LUGPA Policy Alert:
Cybersecurity Threats in Healthcare on the Rise

March 2024  

Healthcare providers remain prime targets for cybercriminals, with global cyberattacks on healthcare organizations steadily increasing. In 2023 alone, a staggering 133 million individuals fell victim to healthcare data breaches, more than double the previous year's count. The average breach impacts over 200,000 people, highlighting the severity of the situation.

Disturbingly, the number of breached healthcare records skyrocketed by 156% in 2023, totaling 133,068,542 records compromised. Ransomware attacks on hospital systems rose significantly, with 46 systems falling prey in 2023, up from 25 in 2022 and 27 in 2021.

In late February, a cyberattack on Change Healthcare, a technology company acquired by UnitedHealth Group’s Optum division in 2022 , brought its systems to a standstill for over a week, severely impacting healthcare providers and disrupting vital operations. The incident, first reported on February 21, was later identified as a "cybersecurity issue" stemming from an external threat UHC eventually paid the ransom demanded by the hackers to the tune of $22 million.

This breach underscores the critical need to bolster cybersecurity resilience in the healthcare sector. Cyberattacks on insurers create widespread disruptions impacting healthcare. When insurers shut down systems en masse, payments to providers for care are delayed, leading to delays in additional care delivery. Beneficiaries may struggle to access prescription medications and copay assistance. These attacks highlight the interconnectedness of healthcare and the need to address cyber threats for uninterrupted access to essential care.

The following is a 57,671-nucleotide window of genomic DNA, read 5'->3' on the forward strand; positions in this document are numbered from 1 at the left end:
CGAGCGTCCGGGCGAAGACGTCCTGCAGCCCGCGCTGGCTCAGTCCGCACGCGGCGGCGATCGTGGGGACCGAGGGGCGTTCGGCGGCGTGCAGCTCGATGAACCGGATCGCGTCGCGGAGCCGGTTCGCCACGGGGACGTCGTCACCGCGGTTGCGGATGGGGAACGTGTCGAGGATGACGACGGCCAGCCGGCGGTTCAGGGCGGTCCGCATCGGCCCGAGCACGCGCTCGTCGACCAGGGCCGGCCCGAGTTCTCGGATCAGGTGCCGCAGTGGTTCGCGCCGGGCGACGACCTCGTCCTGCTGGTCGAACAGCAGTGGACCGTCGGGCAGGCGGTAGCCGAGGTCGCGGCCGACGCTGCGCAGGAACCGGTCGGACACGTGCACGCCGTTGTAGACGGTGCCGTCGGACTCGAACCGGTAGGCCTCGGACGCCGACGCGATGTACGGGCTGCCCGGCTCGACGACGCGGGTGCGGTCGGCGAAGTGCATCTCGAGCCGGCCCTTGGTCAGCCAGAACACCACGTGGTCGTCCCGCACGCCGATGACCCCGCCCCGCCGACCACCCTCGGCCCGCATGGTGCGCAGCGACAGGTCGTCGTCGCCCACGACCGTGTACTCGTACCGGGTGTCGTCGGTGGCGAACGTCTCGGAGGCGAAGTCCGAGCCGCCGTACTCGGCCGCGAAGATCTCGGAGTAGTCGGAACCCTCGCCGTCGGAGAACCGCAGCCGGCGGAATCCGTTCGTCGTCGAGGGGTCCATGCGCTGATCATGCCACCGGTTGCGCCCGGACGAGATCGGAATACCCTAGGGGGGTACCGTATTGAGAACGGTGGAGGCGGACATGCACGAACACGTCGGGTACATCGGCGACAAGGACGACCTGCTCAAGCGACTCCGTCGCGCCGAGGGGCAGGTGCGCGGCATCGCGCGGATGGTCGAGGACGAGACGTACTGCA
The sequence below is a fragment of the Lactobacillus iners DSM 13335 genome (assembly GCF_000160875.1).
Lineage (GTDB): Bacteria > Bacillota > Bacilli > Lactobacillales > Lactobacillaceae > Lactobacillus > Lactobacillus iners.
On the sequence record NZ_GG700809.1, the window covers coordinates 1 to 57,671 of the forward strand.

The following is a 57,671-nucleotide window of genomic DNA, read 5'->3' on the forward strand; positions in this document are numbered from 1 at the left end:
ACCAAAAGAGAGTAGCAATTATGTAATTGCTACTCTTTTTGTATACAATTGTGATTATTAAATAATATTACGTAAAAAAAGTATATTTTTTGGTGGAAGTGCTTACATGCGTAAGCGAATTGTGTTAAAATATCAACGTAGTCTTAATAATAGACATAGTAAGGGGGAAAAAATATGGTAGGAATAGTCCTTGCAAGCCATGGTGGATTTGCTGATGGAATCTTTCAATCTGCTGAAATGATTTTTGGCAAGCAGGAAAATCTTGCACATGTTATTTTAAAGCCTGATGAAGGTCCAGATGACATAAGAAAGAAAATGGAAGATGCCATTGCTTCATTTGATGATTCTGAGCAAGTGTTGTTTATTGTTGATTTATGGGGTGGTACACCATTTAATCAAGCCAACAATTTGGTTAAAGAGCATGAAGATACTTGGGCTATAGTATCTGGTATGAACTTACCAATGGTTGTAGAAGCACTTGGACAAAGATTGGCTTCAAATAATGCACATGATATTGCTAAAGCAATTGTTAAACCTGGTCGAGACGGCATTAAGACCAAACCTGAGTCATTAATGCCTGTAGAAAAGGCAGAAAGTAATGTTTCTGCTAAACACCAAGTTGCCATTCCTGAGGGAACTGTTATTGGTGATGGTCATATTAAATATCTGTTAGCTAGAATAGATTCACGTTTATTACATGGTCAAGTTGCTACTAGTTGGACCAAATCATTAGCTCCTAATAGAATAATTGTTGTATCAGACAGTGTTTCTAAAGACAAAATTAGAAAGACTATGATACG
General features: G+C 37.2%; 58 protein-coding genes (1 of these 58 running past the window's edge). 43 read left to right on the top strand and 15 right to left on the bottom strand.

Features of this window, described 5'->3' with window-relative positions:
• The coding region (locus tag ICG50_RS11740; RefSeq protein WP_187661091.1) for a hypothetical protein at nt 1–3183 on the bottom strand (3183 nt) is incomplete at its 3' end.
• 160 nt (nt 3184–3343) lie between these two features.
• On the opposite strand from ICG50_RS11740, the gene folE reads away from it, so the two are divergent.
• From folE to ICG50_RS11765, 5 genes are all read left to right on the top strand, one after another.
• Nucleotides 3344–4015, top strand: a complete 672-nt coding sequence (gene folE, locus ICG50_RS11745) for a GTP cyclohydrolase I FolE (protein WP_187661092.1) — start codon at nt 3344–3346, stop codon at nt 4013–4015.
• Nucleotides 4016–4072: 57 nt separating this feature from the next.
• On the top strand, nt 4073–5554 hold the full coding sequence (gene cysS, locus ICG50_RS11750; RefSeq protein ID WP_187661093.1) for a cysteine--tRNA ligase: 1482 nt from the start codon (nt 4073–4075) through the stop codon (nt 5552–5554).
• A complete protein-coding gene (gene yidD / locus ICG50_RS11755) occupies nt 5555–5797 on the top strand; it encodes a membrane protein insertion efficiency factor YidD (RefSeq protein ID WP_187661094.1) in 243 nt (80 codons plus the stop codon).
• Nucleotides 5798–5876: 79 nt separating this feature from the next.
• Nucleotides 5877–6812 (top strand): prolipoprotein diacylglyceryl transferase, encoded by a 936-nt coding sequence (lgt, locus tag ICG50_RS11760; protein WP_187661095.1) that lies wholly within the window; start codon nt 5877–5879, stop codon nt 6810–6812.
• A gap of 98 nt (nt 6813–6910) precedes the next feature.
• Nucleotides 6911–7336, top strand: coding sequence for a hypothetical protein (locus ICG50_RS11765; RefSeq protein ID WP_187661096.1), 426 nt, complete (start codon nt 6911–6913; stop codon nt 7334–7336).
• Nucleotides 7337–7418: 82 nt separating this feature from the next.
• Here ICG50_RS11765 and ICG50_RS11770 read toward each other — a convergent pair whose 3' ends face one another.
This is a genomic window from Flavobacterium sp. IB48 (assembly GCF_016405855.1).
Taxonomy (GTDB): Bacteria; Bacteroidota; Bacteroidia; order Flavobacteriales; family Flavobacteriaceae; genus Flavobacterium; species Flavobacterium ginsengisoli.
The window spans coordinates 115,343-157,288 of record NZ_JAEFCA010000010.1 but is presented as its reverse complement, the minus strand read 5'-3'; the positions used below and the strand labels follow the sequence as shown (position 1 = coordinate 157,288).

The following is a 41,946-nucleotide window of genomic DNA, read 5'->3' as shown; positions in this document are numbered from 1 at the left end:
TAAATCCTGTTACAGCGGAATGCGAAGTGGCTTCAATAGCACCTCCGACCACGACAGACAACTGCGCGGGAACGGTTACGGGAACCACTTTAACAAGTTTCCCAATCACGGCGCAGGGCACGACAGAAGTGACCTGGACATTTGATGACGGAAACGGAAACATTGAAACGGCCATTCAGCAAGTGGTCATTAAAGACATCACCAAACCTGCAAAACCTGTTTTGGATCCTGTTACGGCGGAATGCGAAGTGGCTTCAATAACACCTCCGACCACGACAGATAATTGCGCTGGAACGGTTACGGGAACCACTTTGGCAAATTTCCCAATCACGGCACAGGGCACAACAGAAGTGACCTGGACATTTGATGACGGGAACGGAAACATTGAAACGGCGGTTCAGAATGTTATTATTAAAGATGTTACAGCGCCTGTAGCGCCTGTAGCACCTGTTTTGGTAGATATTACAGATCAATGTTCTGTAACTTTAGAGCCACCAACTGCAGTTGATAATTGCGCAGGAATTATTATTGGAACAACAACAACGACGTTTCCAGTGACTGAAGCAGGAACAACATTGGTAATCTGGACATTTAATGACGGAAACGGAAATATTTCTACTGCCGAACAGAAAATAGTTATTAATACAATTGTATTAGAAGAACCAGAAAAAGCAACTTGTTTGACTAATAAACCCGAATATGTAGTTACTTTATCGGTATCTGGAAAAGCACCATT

Financially, healthcare data breaches come at a hefty cost, averaging $10.93 million per incident, surpassing all other industries.

Over the past five years, the HHS Office for Civil Rights noted a staggering 256% increase in large data breaches due to hacking and a 264% surge in ransomware attacks. To combat these threats, healthcare stakeholders must prioritize cybersecurity, as outlined in HHS's cybersecurity strategy. Striking a balance between patient privacy and data sharing is crucial. Policymakers can promote secure data exchange while safeguarding patient privacy through legal compliance, robust data security measures, interoperability, and patient education.

Practices should diligently review their Business Associate Agreements (BAAs) to ascertain the designated party responsible for notifying patients regarding their Protected Health Information (PHI), along with establishing additional processes and safeguards for PHI protection. It is strongly advised to collaborate with your General Counsel to ensure the accuracy and currency of BAAs. Failure to maintain up-to-date agreements exposes practices to heightened risks, underscoring the critical need for timely updates and compliance."

For additional resources on enhancing cybersecurity in healthcare, visit LUGPA’s dedicated page: Improving Cybersecurity for Healthcare Providers.

You can read HHS’s Statement Regarding the Cyberattack on Change Healthcare here. HHS’s guidance on cybersecurity can be found here.

An additional letter from the Medical Group Management Association (MGMA) on the attacks on how to mitigate their impact can be found here.